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ABCs of school reform

A RECENT STUDY SHOWS HOW union contracts can hamper school improvement -- and provides another compelling reason why having L.A.'s mayor run the schools could help.

The study by the nonprofit New Teacher Project found that teacher contracts place seniority over what’s best for students, especially by favoring longtime teachers for desired teaching slots over newer teachers who might be better for the job. That’s true even if the more senior teacher is needed in another school.

Poor and minority students have long borne the brunt of these rules, because teachers often want jobs in more affluent communities. Though disadvantaged students need more educational support, they end up with the least experienced teachers.

The accountability movement is putting the spotlight on these long-standing practices, but unions have adamantly resisted change. A strong mayor might be able to turn the tide. In October, New York Mayor Michael R. Bloomberg reached an accord with the teachers union that eliminates job assignment by seniority. The new contract also lengthens the school year by two days and the workday by 10 minutes.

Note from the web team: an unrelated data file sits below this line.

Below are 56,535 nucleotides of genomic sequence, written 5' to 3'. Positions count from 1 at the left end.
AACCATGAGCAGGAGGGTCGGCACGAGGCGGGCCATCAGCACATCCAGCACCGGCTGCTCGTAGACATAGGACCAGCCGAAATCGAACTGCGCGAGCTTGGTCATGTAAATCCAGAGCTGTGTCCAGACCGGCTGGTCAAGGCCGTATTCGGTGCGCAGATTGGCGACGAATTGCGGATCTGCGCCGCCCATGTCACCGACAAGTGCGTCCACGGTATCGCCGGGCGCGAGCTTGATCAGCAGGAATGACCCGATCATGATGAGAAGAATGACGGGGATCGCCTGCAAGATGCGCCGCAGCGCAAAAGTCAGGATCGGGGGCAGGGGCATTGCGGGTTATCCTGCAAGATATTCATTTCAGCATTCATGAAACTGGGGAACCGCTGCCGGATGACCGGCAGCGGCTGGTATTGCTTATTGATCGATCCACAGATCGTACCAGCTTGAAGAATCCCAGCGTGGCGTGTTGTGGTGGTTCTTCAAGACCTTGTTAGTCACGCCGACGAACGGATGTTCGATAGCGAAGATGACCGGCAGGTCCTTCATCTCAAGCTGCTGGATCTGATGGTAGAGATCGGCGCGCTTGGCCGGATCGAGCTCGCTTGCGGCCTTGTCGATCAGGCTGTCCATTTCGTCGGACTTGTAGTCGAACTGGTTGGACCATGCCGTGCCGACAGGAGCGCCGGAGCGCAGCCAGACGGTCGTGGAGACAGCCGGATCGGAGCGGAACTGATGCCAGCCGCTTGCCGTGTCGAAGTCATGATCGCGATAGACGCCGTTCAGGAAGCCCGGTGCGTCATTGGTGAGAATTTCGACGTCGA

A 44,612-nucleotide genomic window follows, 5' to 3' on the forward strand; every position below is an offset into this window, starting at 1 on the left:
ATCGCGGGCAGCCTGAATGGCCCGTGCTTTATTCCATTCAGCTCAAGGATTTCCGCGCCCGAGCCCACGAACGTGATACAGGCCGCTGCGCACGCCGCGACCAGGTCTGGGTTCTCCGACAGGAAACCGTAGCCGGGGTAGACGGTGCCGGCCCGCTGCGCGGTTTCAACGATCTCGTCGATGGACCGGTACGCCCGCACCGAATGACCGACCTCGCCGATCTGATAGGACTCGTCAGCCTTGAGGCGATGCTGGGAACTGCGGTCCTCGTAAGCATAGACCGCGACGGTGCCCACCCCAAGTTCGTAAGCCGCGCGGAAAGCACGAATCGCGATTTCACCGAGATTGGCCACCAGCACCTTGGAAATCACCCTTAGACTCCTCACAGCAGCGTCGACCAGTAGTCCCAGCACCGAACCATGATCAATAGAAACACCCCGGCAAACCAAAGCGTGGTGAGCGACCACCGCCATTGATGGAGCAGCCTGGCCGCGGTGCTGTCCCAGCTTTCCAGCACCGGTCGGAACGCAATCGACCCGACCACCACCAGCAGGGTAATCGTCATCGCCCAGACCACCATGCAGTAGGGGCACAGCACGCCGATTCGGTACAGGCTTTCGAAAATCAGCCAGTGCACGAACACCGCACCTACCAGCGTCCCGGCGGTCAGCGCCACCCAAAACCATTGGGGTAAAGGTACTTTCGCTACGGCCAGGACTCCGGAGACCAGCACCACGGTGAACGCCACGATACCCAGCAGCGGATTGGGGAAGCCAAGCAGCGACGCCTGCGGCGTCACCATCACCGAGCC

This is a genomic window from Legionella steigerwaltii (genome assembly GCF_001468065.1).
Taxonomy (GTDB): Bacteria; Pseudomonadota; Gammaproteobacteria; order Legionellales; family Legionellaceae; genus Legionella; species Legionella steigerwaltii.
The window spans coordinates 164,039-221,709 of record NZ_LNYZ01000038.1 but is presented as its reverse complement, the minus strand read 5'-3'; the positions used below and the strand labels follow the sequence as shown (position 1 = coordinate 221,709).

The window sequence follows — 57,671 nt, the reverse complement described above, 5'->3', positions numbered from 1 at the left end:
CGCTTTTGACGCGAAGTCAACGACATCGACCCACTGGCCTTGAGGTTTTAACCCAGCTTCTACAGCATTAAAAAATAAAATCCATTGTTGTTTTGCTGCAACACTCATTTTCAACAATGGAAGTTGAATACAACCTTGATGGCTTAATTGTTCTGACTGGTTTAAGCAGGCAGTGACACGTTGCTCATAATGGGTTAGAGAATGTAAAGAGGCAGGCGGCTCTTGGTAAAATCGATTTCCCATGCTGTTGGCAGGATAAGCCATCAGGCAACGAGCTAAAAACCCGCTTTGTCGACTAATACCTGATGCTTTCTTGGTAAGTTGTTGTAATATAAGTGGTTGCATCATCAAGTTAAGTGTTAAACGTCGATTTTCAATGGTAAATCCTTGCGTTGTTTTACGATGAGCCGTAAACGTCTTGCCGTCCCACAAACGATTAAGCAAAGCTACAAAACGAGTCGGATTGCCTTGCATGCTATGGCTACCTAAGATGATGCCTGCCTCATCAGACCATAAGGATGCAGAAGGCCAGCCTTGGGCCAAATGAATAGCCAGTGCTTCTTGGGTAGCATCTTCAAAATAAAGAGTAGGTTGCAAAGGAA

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That kind of tough negotiating is possible from a school board, but unlikely. The fragmented nature of school boards, whose members are little known and run low-budget campaigns, allows contributions from unions to play a disproportionate role in elections.

Last week, in separate speeches to business groups, Los Angeles Mayor Antonio Villaraigosa delivered his strongest statements since taking office about the need for mayoral control over schools. The mayor is right in saying that unions and the school board will fight to maintain the status quo, and he will need extraordinary support from business and the public. They should provide it.


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